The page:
Public school culture is changing. No matter how desperate we are to imagine any sense of normalcy, “normal” school has been changing for some time now. And with the pandemic thrusting the changes before our eyes, we are responding in ways that reveal the dangerous treasures of our hearts. With existing and imminent returns to the classroom at hand, divisiveness over what decisions are best for teachers, students, and families are drawing out moralistic conflicts in us all.

But this return-to-the-classroom discussion—and the highly polarized debate leaving students, athletes, parents, and teachers swirling in a cesspool of confusion—ought not come as a surprise for us Americans. In reality, if we understood the basic foundation of our socio-political economic system, we would’ve seen the chaos and frustration coming. Looking at a few historical highlights and the effects these have on our economic system and culture at-large provide some clarity and maybe even some direction for next steps.

As a high school economics (and African American studies and sociology) teacher, I teach my students at the beginning of each semester the basic principles of economics: scarcity, factors of production, opportunity cost, utility, and so on. These foundational concepts are the basis for exploring the ways societies form economic systems that will efficiently fulfill their greatest needs and wants.

Instead of breezing past the more popular economic systems in western cultures, I make sure my students take a closer look at the good, bad, and morally reprehensible parts of each one. I also have students keep in mind that we humans are naturally bent toward evil, because we are naturally selfish to varying degrees. We lust for power and misuse it for personal protection and wealth. And even when we try using power for good, we sometimes harm the people we set out to help.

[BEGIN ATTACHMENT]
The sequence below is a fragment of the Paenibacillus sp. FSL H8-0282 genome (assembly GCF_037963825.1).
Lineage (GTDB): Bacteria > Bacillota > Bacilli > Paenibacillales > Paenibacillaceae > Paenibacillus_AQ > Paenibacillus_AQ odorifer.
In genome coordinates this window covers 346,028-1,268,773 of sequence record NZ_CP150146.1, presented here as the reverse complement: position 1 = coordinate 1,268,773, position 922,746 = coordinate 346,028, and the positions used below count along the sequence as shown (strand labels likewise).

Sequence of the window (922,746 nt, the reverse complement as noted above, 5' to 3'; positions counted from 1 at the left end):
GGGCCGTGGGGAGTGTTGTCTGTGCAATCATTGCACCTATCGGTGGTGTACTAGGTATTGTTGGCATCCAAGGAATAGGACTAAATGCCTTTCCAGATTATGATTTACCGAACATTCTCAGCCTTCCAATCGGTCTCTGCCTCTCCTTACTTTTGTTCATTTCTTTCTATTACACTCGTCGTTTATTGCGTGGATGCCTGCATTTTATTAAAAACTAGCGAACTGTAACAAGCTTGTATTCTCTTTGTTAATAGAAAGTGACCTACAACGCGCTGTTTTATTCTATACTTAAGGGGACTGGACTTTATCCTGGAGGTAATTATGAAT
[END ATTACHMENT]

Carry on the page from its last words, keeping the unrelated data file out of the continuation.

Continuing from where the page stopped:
The most viable option is to plaster the invaluable image of God onto our neighbors, listen to their needs and concerns, and strive to outdo one another in love in whatever capacity we can.

Understanding our U.S. economic culture, built around the popular free market or capitalist economic system, is key to understanding why we are so divided, confused, and contentious about these in-person schooling decisions.

Capitalism, at its core—and even the root functioning of the word itself—is entrenched in capitalizing on opportunities to get ahead in life. Indeed, it is wise to capitalize on what God blesses us with. God even commands us to capitalize on the resources He gives so that we may cultivate and create beautiful and useful things we need and want. It’s one of the ways we are like Him, made in His image. Indeed, in some of Jesus’ parables, He describes people as lazy and foolish if they fail to prepare or invest (Matthew 25; Luke 11). But just as our first ancestors, Adam and Eve, took it upon themselves to take and capitalize on something God explicitly told them not to, we do similarly. As a result, the bent of our hearts is to unjustly capitalize, not just on the land, but also on people.